What do you think of when you hear Puerto Rico? Jennifer Lopez maybe, “Despacito” or possibly piña coladas. Did the word commonwealth cross your mind? How about colonialism? Puerto Rico has been a U.S. territory since 1898, and a commonwealth since 1952.

A commonwealth is a political unit that has local autonomy but is voluntarily united with the U.S. according to Merriam-Webster.

The Telegraph reported that Puerto Rican citizens voted in the beginning of June to become a state of the U.S.

In order to understand what is happening in Puerto Rico a brief history lesson is necessary.

Puerto Rico was under the rule of Spain from 1493 to 1898. BBC News reported that in 1898, Puerto Rico was surrendered to the United States in the Spanish-American War. Puerto Rico was then a colony — a colony is a place another country has control of and makes all political decisions for it with no say from the people living there —until 1952.

In 1952, according to the BBC profile on the island, Puerto Rico was made a commonwealth; they drew up their own constitution and have a governor with a bicameral legislation. Bicameral means there is a Senate with 27 members and a House of Representatives with 51 members. In other words, it is pretty similar to the United States Constitution and how the U.S. government runs.

However, they are not a state. They have men in Puerto Rico that are in the U.S. military, but they do not get to vote for the U.S. president. When it comes to representation in the U.S., the official information web page about Puerto Rico reads they have a resident commissioner who can speak on the floor in the United States Congress, but does not get to cast a vote. They do not have anyone in the U.S. House of Representatives or chairs in the U.S. Senate.

All of this makes Puerto Rico American. They were under Spanish rule for over 400 years and a territory of the United States for just over 100, BBC News reported. Puerto Rico is also located in the Caribbean, making it closer to Latin countries. This creates a conflict of interest for the people there.

That much was made clear in the recent elections held in Puerto Rico. More than 97 percent of people who voted, voted to become a state. However, only 23 percent of the population turned up for the event.

Adriana Ballastero, grew up in Puerto Rico and is a sophomore majoring in university studies. He said there are a lot of mixed feelings in the island about becoming a state.

“If you want to be a state then you lose some of your identity,” she said.

She said she can even see this happening now with their language.

“We are supposed to be a Spanish country, but we speak ‘spanglish;’ the words are not Spanish or English,” Ballastero said. “It’s interesting to see how much English culture has changed us and how much it would change us if we became a state.”

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This can be seen by looking at the governor of Puerto Rico, Ricardo Rosselló, who campaigned on the platform of seeking to become a state, BBC news reported. However, when the time came for the vote, the vote was boycotted.

Travis Thompson served his mission in Puerto Rico and is a senior studying political science.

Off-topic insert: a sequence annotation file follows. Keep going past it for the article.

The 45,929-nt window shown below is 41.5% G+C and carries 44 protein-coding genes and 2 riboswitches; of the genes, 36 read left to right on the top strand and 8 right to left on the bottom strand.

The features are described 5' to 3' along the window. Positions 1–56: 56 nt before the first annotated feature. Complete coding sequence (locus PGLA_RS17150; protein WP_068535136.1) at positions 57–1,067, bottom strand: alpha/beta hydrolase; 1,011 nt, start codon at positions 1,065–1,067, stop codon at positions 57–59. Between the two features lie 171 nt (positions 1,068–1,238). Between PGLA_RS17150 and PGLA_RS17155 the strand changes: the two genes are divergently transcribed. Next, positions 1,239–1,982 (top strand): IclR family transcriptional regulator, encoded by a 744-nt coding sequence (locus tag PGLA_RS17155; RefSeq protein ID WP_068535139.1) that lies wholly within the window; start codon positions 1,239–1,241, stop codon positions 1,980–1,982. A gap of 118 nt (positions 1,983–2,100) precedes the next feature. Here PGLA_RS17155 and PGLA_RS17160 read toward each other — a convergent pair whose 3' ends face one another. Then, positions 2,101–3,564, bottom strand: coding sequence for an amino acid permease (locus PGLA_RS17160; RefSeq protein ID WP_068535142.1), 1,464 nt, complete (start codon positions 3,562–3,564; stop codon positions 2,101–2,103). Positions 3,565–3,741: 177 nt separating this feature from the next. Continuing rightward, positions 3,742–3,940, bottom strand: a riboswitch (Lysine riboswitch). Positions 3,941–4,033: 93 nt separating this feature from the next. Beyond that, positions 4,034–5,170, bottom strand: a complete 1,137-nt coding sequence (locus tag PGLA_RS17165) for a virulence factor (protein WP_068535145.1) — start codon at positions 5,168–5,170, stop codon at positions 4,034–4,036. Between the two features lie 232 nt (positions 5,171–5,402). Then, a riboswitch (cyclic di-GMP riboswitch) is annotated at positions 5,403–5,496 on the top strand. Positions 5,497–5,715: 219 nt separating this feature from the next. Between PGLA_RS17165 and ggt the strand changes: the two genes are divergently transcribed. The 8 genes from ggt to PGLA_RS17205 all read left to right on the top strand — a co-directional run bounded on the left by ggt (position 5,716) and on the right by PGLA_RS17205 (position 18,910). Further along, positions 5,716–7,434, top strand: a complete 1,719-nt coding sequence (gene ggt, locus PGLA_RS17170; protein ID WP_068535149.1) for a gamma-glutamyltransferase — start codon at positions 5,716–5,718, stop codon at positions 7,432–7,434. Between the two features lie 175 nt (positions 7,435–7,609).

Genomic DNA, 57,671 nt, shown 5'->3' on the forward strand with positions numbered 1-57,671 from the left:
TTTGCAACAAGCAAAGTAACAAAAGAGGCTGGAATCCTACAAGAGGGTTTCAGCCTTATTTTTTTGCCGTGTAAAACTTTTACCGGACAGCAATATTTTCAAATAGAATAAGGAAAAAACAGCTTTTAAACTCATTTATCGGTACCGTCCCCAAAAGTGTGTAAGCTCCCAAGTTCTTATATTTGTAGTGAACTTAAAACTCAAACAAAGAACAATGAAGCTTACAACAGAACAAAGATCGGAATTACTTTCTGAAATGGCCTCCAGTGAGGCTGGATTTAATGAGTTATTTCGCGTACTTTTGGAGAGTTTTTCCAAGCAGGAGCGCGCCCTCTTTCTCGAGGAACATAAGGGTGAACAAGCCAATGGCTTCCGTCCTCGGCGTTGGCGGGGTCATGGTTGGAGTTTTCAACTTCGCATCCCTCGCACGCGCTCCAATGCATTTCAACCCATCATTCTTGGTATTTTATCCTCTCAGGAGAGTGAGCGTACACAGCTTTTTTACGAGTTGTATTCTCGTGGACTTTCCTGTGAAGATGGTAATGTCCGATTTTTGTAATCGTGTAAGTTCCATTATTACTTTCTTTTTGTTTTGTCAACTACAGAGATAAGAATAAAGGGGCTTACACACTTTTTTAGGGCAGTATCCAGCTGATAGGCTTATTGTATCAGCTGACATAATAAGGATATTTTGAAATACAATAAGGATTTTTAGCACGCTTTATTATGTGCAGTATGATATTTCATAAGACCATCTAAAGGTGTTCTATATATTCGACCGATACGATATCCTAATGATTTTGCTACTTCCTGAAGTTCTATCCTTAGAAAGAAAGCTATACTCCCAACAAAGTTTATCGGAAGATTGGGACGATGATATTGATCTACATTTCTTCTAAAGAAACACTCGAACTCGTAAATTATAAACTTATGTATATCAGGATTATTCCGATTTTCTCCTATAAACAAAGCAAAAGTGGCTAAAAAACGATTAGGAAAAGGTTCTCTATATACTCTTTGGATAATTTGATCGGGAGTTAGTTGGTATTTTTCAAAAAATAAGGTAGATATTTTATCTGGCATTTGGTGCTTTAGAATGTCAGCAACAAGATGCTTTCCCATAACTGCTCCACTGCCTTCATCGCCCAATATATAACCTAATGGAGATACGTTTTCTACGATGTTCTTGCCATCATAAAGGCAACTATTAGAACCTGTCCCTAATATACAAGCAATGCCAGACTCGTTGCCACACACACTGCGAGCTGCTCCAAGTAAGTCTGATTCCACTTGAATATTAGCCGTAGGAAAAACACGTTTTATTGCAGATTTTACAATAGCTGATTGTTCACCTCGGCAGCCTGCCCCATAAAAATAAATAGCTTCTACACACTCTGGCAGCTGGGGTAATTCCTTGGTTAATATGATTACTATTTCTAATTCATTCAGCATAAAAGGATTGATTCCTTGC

“There is a struggle between people who want to be part of the state, and those who want to continue as a commonwealth,” Thompson said. “Once they become a state it is unlikely that they would continue with their Spanish language, and their culture will change.”

Thompson said the United States is struggling with what to do with Puerto Rico because what is currently happening seems similar to what England did to the 13 colonies.

Ballastero said everyone in Puerto Rico consider themselves a colony, not   a commonwealth.

“I always felt that it was unfair that we never get to vote,” Ballastero said. “I mean if I was living in the states I get to vote, but if I am living in Puerto Rico I don’t get to vote. What the difference? I am still an American citizen.”

Adam Brewer, a faculty member who teaches political science at BYU-Idaho said there are more Puerto Ricans living in the states than live on the island.

“I think that fact alone demonstrates how important this is for the United States Congress to deal with this issue,” Brewer said.

Not only does Puerto Rico not have the opportunity to vote, they don’t get very much help from the United States. BBC News reported that Puerto Rico is in the midst of a financial crisis. The article points out U.S. laws have allowed other states that are heavily in debt to seek bankruptcy protection. Puerto Rico is 72 billion dollars in debt, and because they are not a state, they have fewer means of legal protection.

“They have remained relatively autonomous, free commonwealth, but they still are owned by the United States,” Brewer said.

If Puerto Rico had a better financial status, then maybe more Puerto Ricans would be able to stay in Puerto Rico. The current financial situation is forcing many to come to the States. CNN reported that as many as 230 Puerto Ricans leave every day.

“If Puerto Rico were a state, in terms of corporate taxes and income taxes they likely wouldn’t have the financial problems they have,”                                Brewer said.

Ballastero said she spent two years studying the United States in Puerto Rico and it was a bit of a shock coming to the states, and most people didn’t even know Puerto Rico was part of the  United States.

“You guys don’t even know your own colonies,” Ballastero said.

Not including Puerto Rico, there are 15 other colonies or commonwealths the U.S. has possession of, including Guam, American Samoa and the Virgin Islands, according to worldstatesman.org.